I have a XYZ DEM of a fairly mountainous terrain and would like to identify flat areas using QGIS. How can calculate focal range in QGIS? Or would there be a way to do this in Spatialite?

Ideally, the output would be a shapefile of polygons of flat areas or a set of points representing centers of flat circles of certain radii.

1 Answer 1


This is doable with QGIS and SAGA (either standalone SAGA, or via the Processing panel in QGIS)

I assume by 'XZY DEM' you mean an ascii grid.

If the points are not regularly gridded (e.g. from UAS survey or LIDAR), you can also do this by importing into SAGA as a Point Cloud from an .xyz text file, then converting the point cloud into raster.

If it's an ascii gridded XYZ file, or a normal raster, you can import it using File > GDAL/OGR > Import Raster.

You can find flat areas using Terrain > Preprocessing > Flat Detection.

That will create two rasters;

  • one for flat areas only,
  • one for non-flat areas.

Depending on what you want, you can choose to set the pixel values for the flat raster to be set to either the elevation of each flat area ('elevation') or a unique ID ('enumeration'). Everything else is set to NODATA.

The screenshot below shows the unique ID for lochs in central Scotland. As far as I can tell, flat areas are numbered left-to-right, bottom-to-top, hence the colour gradient.

enter image description here

You can then convert these to polygons, either in SAGA or in QGIS, and use Simplify Geometries if necessary to remove the pixel artifacts along the edges.


To get an XYZ file into SAGA as a point cloud, use File > Shapes > Import > Point Cloud from Text File. I find the point clouds can be tricky to work with if RAM is tight, so I sometimes use a python script to randomly sample (say) 1% or 10% of points

Next, Shapes > Point Clouds > Conversion > Point Cloud to Grid You probably want the defaults (only Z, first value) but check to see if one of the other options is more apt for your needs (if more than one point maps to a pixel, you can choose the maximum, minimum, average etc).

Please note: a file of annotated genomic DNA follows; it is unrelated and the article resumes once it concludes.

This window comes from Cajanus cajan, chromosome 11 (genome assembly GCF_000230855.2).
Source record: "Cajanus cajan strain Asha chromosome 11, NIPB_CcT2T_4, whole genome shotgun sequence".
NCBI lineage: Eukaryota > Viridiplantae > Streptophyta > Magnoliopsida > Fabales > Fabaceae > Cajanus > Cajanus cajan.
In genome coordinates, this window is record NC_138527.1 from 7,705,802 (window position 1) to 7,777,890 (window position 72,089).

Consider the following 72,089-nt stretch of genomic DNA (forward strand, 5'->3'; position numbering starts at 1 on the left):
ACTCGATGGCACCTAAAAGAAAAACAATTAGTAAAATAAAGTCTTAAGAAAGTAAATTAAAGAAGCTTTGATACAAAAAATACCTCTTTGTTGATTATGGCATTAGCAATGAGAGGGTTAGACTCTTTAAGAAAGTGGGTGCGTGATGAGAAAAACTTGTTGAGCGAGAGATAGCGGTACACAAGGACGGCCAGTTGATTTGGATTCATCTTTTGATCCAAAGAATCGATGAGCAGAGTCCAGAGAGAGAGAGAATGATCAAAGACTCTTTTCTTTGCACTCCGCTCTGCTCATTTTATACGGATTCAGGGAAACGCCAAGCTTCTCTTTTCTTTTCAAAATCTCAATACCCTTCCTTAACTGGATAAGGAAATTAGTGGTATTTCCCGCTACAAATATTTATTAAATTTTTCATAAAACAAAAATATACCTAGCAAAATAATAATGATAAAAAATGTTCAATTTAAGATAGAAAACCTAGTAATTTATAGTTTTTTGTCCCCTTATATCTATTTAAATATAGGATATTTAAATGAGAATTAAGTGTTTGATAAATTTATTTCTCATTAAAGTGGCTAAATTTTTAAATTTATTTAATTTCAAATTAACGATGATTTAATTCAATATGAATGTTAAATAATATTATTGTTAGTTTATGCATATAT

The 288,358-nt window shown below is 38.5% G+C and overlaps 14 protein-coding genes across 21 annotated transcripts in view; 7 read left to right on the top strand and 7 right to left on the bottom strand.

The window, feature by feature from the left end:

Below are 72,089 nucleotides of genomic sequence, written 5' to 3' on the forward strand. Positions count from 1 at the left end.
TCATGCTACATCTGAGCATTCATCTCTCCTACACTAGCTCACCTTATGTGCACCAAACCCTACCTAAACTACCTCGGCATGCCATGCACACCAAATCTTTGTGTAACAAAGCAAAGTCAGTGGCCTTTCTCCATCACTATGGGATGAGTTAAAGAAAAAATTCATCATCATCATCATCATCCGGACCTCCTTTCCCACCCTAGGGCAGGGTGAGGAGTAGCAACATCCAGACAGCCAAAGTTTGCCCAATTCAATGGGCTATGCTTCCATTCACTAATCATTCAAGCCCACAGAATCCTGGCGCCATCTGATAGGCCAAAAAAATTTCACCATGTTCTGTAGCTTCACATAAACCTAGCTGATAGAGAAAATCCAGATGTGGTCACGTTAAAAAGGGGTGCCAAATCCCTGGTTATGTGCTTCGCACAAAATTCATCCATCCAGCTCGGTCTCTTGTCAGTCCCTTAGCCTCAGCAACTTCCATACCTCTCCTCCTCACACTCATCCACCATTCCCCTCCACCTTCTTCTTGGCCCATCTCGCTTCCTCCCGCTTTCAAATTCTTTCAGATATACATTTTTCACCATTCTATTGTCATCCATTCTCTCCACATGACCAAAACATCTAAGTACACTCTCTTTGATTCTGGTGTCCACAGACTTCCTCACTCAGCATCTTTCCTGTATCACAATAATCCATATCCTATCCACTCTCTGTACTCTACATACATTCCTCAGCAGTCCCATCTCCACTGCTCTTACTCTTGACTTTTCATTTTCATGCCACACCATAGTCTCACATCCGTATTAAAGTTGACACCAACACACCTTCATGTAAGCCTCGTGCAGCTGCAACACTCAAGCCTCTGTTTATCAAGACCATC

You can also choose the pixel size. The files I work with have coords in UTM30N (meters), so the cell size is the number of meters per pixel.

Finally, you'll have a raster. Well, actually two rasters..

  • MyGrid [Z]
  • MyGrid [Points per cell]

The first one has your DEM, the second shows how many points fell into each pixel.

You may well have missing data - pixels where no samples were found (especially if you only work with a subset of the data).

To fix this, you can use either

  • Grid > Gaps > Close One cell gaps (fast, but only works with single pixel voids)
  • Grid > Gaps > Close Gaps (slow, but works with larger voids)
  • Thank you for the suggestions. The file I have is a xyz text file (ascii file). It is not regularly gridded so converting it to a nice raster is half my problem. Could you please expand a bit on how to "do this by importing into SAGA as a Point Cloud from an .xyz text file, then converting the point cloud into raster"? When I go to File --> PointCloud --> Load it's looking for SAGA Point Clouds (*.spc) if I force it to take my xyz.txt file the load fails. :( I am using SAGA 2.1.2 but must admit am not familiar with it very much.
    – PeterB
    Sep 15, 2015 at 18:55
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    no problems, I'll edit the question once I've remembered how to do it.. I have done this in the past so I know it can be done.. SAGA is quite tricky to navigate even when you use it a lot ;-) Top tip: there's a 'Find and run Tool' which lets you search for tools. I've found some tools in there which I couldn't find in the menus at all...
    – Steven Kay
    Sep 15, 2015 at 19:16
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    ok, edited the answer with point-cloud instructions!
    – Steven Kay
    Sep 15, 2015 at 19:44
  • Great, That worked. but is there a way to define a "flat"? I was hoping to be able to specify that anything that is within say 15m (vertical) over 3 pixels is considered a flat - or some other way to define a range. SAGA seems to just crunch the terrain and spit out "no flats here". Any thoughts?
    – PeterB
    Sep 16, 2015 at 4:48
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    hmmm. you might want to look at the SAGA filter Multiresolution Index of valley bottom flatness. I've not tried this myself, but it looks as if it might give you more control of the definition of "flat".
    – Steven Kay
    Sep 16, 2015 at 9:34

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